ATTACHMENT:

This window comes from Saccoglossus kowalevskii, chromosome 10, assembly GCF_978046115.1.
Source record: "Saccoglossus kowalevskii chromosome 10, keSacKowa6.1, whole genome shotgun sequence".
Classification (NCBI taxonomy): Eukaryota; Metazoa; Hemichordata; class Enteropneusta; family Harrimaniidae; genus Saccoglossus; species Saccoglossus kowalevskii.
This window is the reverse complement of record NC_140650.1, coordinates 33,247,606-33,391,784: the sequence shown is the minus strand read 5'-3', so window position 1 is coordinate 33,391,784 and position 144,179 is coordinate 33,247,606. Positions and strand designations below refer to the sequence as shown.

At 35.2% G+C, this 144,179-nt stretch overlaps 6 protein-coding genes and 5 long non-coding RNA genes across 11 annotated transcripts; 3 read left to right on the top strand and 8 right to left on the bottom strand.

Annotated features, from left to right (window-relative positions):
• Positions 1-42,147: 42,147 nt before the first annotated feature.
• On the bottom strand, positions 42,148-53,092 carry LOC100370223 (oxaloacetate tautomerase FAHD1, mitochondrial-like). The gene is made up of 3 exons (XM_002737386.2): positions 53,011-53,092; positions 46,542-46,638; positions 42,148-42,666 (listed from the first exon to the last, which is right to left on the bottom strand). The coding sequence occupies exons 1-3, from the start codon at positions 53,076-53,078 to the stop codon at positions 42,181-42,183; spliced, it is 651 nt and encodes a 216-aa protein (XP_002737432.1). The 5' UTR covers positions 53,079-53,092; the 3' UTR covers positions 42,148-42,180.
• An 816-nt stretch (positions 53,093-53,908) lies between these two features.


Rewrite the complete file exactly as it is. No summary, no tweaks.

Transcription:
This window comes from Saccoglossus kowalevskii, chromosome 10, assembly GCF_978046115.1.
Source record: "Saccoglossus kowalevskii chromosome 10, keSacKowa6.1, whole genome shotgun sequence".
Classification (NCBI taxonomy): Eukaryota; Metazoa; Hemichordata; class Enteropneusta; family Harrimaniidae; genus Saccoglossus; species Saccoglossus kowalevskii.
This window is the reverse complement of record NC_140650.1, coordinates 33,247,606-33,391,784: the sequence shown is the minus strand read 5'-3', so window position 1 is coordinate 33,391,784 and position 144,179 is coordinate 33,247,606. Positions and strand designations below refer to the sequence as shown.

At 35.2% G+C, this 144,179-nt stretch overlaps 6 protein-coding genes and 5 long non-coding RNA genes across 11 annotated transcripts; 3 read left to right on the top strand and 8 right to left on the bottom strand.

Annotated features, from left to right (window-relative positions):
• Positions 1-42,147: 42,147 nt before the first annotated feature.
• On the bottom strand, positions 42,148-53,092 carry LOC100370223 (oxaloacetate tautomerase FAHD1, mitochondrial-like). The gene is made up of 3 exons (XM_002737386.2): positions 53,011-53,092; positions 46,542-46,638; positions 42,148-42,666 (listed from the first exon to the last, which is right to left on the bottom strand). The coding sequence occupies exons 1-3, from the start codon at positions 53,076-53,078 to the stop codon at positions 42,181-42,183; spliced, it is 651 nt and encodes a 216-aa protein (XP_002737432.1). The 5' UTR covers positions 53,079-53,092; the 3' UTR covers positions 42,148-42,180.
• An 816-nt stretch (positions 53,093-53,908) lies between these two features.